In general, the source flux comparison of the 60 m catalog with the SI89 data set shown in Fig. 16 (upper and lower plot) yields results which slightly differ from those found for the 25 m data (Fig. 14): faint sources (<10 Jy) now lie distincly below the line and exhibit a large scatter for all flux values up to 10 Jy. Similar to the 12 m and 25 m case, brighter sources with fluxes up to 160 Jy tend to lie above the equality line. But since statistics are better now for the compared 60 m catalogs, it is evident that the HIIphot fluxes do not approach the SI89 ones, even not for the highest flux regime. This may be a result of the automated growth procedure down to a surface brightness threshold of 1.4 MJy/sr which collects more flux than a visual method (depending on background structure and source morphology).
|Figure 16: Comparison of the 60 m flux densities of those sources that were commonly identified in our data and the catalog of SI89 for faint (upper plot) and bright sources (lower plot). Note that the total number of sources shown here is much smaller than the entry list of both catalogs due to the same reasons as given in Figs. 12 and 14. Especially the majority of our detections below 1 Jy had not been detected by the SI89 method before. The SI89 data appears binned in flux range (horizontal axis) due to the frequent occurrence of certain flux values in the referring tables (e.g., 1.2 Jy, 0.8 Jy). Compared to the SI89 results, our sources tend to be assigned higher fluxes in the case of brighter sources (>10 Jy) and lower values for fainter ones.|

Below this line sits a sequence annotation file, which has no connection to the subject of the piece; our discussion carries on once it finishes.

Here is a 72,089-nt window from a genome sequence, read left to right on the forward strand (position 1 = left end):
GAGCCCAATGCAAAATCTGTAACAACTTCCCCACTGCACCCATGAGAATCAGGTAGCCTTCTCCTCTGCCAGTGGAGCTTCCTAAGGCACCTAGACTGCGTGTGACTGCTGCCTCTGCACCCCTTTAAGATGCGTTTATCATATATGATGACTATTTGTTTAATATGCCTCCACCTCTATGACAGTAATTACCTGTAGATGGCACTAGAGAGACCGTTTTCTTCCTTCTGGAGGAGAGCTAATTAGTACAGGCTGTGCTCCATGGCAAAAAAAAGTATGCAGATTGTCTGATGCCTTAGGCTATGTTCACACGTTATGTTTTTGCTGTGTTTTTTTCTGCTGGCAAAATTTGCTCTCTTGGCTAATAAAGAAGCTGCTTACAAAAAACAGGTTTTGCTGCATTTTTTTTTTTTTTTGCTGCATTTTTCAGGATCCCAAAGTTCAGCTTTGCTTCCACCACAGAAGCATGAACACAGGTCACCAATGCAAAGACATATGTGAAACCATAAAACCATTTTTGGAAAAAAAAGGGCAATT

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|Figure 17: Distribution histogram for the 100 m sources found by our study (upper plot) and the ones from SI89 (lower plot). Note the different y-axis-scaling. Black columns in the lower panel indicate uncertain flux values. In contrast to the results of SI89, large numbers of sources are detected, also at low luminosities. At the same time, the brightest sources from our analysis appear even brighter than was found by SI89.|
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|Figure 18: Comparison of the 100 m flux ratio distribution of those sources that were commonly identified in our analysis and the catalog of SI89. Upper plot: low fluxes, lower plot: high fluxes. The diagonal is defined by . The SI89 data appears binned in flux range (horizontal axis) due to the frequent occurrence of certain flux values in the referring tables (e.g., 2.1 Jy, 4.2 Jy, 6.3 Jy). Our study tends to assign considerably higher fluxes for the brighter sources than did the SI89 study, while the fainter objects are assigned lower values. In general, the 100 m case is very similar to the 60 case (Fig. 16).|